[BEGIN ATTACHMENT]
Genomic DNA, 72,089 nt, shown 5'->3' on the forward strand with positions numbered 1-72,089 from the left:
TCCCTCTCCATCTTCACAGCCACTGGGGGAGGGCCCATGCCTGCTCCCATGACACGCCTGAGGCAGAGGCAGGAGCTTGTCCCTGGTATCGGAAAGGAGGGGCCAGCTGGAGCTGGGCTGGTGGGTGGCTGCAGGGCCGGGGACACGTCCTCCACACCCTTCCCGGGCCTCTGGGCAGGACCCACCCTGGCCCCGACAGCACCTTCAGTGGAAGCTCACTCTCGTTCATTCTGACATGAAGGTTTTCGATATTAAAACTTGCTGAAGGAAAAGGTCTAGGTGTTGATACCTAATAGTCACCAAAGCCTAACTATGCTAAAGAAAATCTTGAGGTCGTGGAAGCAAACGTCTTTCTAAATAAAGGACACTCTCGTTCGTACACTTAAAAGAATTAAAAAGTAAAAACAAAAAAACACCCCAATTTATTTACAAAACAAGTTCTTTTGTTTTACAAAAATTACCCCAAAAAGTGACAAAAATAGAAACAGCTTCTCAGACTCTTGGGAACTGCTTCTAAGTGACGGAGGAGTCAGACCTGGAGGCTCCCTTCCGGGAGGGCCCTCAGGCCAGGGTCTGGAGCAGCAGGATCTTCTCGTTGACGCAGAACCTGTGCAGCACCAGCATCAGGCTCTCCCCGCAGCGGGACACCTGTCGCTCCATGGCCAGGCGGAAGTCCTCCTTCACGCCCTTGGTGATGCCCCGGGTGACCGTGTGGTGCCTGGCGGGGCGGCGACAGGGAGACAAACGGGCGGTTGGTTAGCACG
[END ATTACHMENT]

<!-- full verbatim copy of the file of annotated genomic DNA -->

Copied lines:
Genomic DNA, 72,089 nt, shown 5'->3' on the forward strand with positions numbered 1-72,089 from the left:
TCCCTCTCCATCTTCACAGCCACTGGGGGAGGGCCCATGCCTGCTCCCATGACACGCCTGAGGCAGAGGCAGGAGCTTGTCCCTGGTATCGGAAAGGAGGGGCCAGCTGGAGCTGGGCTGGTGGGTGGCTGCAGGGCCGGGGACACGTCCTCCACACCCTTCCCGGGCCTCTGGGCAGGACCCACCCTGGCCCCGACAGCACCTTCAGTGGAAGCTCACTCTCGTTCATTCTGACATGAAGGTTTTCGATATTAAAACTTGCTGAAGGAAAAGGTCTAGGTGTTGATACCTAATAGTCACCAAAGCCTAACTATGCTAAAGAAAATCTTGAGGTCGTGGAAGCAAACGTCTTTCTAAATAAAGGACACTCTCGTTCGTACACTTAAAAGAATTAAAAAGTAAAAACAAAAAAACACCCCAATTTATTTACAAAACAAGTTCTTTTGTTTTACAAAAATTACCCCAAAAAGTGACAAAAATAGAAACAGCTTCTCAGACTCTTGGGAACTGCTTCTAAGTGACGGAGGAGTCAGACCTGGAGGCTCCCTTCCGGGAGGGCCCTCAGGCCAGGGTCTGGAGCAGCAGGATCTTCTCGTTGACGCAGAACCTGTGCAGCACCAGCATCAGGCTCTCCCCGCAGCGGGACACCTGTCGCTCCATGGCCAGGCGGAAGTCCTCCTTCACGCCCTTGGTGATGCCCCGGGTGACCGTGTGGTGCCTGGCGGGGCGGCGACAGGGAGACAAACGGGCGGTTGGTTAGCACG